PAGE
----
When Anders Hsi constructed a hoodie that zips up the front of a wearer’s face, he had in mind a person who values his privacy, like a passenger on an airplane.
But when a homeless man named Joe approached Hsi and was eager to try on the innovative sweatshirt, Hsi realized his product could take on an entirely new mission, Mashable reported.
The Visor sweatshirt zips up the front of a person’s face, but doesn’t impede vision or obstruct the wearer’s hearing and is very breathable, according to the product’s Kickstarter page.
The reason it appealed to Joe, and will likely pique the interest of other homeless people, is that it allows the wearer to be in public, and remain somewhat inconspicuous.
"If I zip the sweatshirt up, it makes me feel more private," Joe told Mashable. "People tend to stare at you when you're sitting on the side of the street. It's nice having some privacy, you know? And it's warm."
While the stares are invasive, it’s also the violence that so many homeless people are subjected to that’s the more pressing problem.
According to a recent study released by the National Coalition for the Homeless, attacks against homeless people jumped 23 percent last year as compared to 2012.
In 2013, there were a total of 108 reported attacks against the homeless, according to the study. Nineteen of those assaults resulted in death, Michael Stoops, director of community organizing, told HuffPost in March. The year before, there were 88 reported attacks, 18 of which resulted in death.
The organization found a direct correlation between the number of attacks against homeless people and the proliferation of anti-homelessness legislation.
Four of the 10 "meanest" cities were located in Florida and California, which are both notorious for their anti-homeless laws, according to the "Homes Not Handcuffs" report released by the National Coalition for the Homeless.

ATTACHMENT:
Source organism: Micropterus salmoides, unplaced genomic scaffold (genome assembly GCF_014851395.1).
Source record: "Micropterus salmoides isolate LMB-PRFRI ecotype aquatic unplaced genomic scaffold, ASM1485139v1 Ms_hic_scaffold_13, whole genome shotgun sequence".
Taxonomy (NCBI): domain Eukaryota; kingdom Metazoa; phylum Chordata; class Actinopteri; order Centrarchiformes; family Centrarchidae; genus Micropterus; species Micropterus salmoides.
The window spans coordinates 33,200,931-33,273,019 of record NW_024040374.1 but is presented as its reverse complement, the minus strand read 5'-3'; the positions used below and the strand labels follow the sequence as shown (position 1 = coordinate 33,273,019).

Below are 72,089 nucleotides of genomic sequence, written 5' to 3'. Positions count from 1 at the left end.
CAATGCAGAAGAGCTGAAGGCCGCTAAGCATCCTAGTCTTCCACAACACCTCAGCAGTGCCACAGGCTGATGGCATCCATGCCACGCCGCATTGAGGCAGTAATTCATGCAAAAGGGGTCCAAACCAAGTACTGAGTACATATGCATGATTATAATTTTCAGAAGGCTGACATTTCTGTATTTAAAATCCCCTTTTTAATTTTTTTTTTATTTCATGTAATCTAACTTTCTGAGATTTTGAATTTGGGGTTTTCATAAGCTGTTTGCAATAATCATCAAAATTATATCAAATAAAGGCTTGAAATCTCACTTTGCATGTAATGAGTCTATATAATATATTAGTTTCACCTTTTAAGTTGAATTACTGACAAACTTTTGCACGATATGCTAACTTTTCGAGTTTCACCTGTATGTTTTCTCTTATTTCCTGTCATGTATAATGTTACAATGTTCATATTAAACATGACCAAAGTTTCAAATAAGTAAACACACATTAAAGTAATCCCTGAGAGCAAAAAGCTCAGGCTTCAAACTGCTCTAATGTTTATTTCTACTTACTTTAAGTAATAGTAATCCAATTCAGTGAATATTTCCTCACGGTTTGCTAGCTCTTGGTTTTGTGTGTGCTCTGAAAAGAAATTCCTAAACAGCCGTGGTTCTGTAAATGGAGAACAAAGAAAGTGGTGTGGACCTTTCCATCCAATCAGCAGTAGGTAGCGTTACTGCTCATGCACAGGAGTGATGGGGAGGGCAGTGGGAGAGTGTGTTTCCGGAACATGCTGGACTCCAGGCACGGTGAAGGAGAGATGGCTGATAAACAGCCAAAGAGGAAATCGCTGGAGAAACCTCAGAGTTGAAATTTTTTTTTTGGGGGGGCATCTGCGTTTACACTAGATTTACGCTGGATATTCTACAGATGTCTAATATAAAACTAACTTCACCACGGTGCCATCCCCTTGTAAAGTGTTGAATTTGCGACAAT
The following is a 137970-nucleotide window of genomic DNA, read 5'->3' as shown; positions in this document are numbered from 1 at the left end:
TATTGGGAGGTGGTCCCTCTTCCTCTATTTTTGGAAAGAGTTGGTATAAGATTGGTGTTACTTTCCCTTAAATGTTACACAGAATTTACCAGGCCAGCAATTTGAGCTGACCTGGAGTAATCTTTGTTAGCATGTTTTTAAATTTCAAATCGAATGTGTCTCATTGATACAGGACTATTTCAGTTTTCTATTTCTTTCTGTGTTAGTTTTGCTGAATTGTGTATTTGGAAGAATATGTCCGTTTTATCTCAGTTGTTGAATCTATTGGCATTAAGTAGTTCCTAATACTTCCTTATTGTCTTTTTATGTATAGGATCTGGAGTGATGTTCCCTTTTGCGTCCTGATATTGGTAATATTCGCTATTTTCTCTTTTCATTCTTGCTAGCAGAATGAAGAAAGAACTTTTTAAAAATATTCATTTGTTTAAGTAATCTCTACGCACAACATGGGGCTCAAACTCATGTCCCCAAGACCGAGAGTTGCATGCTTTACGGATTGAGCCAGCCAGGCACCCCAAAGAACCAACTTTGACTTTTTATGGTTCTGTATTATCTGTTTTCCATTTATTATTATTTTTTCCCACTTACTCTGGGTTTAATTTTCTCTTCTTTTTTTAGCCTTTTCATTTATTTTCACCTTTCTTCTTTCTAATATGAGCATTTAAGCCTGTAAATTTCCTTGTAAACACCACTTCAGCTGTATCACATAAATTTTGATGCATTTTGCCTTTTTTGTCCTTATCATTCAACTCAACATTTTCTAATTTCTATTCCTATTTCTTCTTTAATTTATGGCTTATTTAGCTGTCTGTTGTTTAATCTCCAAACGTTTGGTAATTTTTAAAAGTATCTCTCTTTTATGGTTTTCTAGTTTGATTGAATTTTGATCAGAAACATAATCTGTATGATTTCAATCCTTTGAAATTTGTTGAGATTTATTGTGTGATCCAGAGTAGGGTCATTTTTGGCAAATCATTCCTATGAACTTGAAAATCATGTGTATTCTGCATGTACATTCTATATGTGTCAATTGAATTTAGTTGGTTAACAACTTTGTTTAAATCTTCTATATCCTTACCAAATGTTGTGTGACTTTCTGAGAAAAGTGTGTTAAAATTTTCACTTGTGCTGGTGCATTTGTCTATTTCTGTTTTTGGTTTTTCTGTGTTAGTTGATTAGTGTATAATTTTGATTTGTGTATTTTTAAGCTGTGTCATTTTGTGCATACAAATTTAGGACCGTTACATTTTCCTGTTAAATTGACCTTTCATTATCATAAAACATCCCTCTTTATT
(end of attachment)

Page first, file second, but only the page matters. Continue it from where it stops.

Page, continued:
Joe told Mashable that he thinks the sweatshirt could potentially provide a level of protection, and deter police and passersby from approaching him in an aggressive way.
Hsi is still fundraising on Kickstarter to get his product off the ground and wants to incorporate a giving back element that will help homeless people get access to the sweatshirts. For every 12 hoodies he sells, Hsi will give one away to a homeless person in in Albuquerque, New Mexico, where he’s still testing the product.
Hsi told HuffPost that since meeting Joe, he has given seven other homeless people a Visor hoodie in return for their feedback.
Falcon, a homeless man, suggested that he add on more secure pockets in the front and increase the size of the mesh panels to improve hearing. Cristina, a local homeless woman, said she appreciates how she can work on her beaded craftwork on the street while still covering her face.
As of Thursday, the company had raised more than $9,000 and has set a goal of collecting $15,000.
Hsi said contributions will go toward purchasing fabrics and accessories, and paying production costs.
One of his main goals, though, is to offer homeless people elevated comfort and a sense of dignity.
"Our project treats people who are homeless differently," Hsi told HuffPost. "We are including them in value-creating activity, leveraging their unique experiences and hardships to create design and a product that is better for everyone."
If you'd like to contribute to the Visor Kickstarter, find out how you can get involved here.